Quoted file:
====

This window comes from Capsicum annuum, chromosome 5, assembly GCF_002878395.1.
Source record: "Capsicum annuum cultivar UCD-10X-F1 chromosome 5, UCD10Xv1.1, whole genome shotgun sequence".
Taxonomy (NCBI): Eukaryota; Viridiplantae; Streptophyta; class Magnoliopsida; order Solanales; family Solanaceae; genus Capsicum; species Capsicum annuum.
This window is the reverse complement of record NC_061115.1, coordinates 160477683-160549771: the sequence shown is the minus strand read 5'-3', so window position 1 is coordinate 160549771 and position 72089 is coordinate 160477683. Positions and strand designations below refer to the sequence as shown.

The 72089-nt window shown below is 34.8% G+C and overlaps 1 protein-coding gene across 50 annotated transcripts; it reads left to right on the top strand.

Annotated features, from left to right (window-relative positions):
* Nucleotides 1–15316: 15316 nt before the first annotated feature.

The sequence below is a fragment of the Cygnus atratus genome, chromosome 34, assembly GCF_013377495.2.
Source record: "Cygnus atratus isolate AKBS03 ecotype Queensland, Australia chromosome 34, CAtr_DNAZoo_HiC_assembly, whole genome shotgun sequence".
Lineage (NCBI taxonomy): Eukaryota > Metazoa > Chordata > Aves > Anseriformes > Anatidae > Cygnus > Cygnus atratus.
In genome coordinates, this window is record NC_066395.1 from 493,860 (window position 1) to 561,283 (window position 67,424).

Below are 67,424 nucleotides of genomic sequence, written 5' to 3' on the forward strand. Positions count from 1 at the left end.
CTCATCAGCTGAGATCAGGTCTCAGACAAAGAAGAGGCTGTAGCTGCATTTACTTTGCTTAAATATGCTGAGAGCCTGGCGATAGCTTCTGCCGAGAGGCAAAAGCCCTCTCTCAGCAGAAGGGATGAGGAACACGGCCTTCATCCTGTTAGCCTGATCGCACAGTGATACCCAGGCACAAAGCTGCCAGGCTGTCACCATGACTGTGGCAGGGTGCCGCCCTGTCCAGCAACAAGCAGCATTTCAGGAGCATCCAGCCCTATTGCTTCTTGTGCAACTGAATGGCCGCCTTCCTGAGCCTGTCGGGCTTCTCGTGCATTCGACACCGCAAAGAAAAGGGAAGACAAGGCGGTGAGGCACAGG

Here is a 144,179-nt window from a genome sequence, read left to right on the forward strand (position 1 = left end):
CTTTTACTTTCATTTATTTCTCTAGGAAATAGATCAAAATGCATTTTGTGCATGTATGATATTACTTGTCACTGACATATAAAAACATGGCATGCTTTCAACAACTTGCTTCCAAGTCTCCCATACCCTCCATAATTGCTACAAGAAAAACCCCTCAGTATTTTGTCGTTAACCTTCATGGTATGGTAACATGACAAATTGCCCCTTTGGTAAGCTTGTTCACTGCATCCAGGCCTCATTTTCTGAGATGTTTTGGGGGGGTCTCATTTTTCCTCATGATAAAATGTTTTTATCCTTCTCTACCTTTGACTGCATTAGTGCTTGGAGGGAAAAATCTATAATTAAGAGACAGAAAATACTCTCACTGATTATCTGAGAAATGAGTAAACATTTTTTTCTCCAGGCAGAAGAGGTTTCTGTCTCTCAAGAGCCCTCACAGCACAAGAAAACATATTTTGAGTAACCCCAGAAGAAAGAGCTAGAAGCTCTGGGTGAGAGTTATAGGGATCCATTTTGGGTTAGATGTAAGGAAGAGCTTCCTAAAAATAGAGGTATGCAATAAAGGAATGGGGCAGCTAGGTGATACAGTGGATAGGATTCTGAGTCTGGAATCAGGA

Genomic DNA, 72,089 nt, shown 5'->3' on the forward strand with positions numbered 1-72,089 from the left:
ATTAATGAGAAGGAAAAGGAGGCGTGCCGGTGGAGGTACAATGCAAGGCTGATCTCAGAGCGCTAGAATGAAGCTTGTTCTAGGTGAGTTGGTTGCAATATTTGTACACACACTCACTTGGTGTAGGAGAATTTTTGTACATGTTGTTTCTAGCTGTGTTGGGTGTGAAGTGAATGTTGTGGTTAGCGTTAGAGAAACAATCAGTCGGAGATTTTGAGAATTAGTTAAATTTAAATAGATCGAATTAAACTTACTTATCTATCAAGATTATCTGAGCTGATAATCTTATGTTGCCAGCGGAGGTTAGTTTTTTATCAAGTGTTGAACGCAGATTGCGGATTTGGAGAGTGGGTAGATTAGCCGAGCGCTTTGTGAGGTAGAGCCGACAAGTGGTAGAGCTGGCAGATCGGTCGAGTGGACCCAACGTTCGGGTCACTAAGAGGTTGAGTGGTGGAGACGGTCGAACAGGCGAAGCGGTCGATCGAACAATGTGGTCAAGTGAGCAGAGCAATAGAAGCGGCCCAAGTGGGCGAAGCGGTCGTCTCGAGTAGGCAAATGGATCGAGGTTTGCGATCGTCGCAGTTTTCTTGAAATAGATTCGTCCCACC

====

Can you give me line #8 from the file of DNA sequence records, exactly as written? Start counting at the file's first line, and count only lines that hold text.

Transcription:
The sequence below is a fragment of the Cygnus atratus genome, chromosome 34, assembly GCF_013377495.2.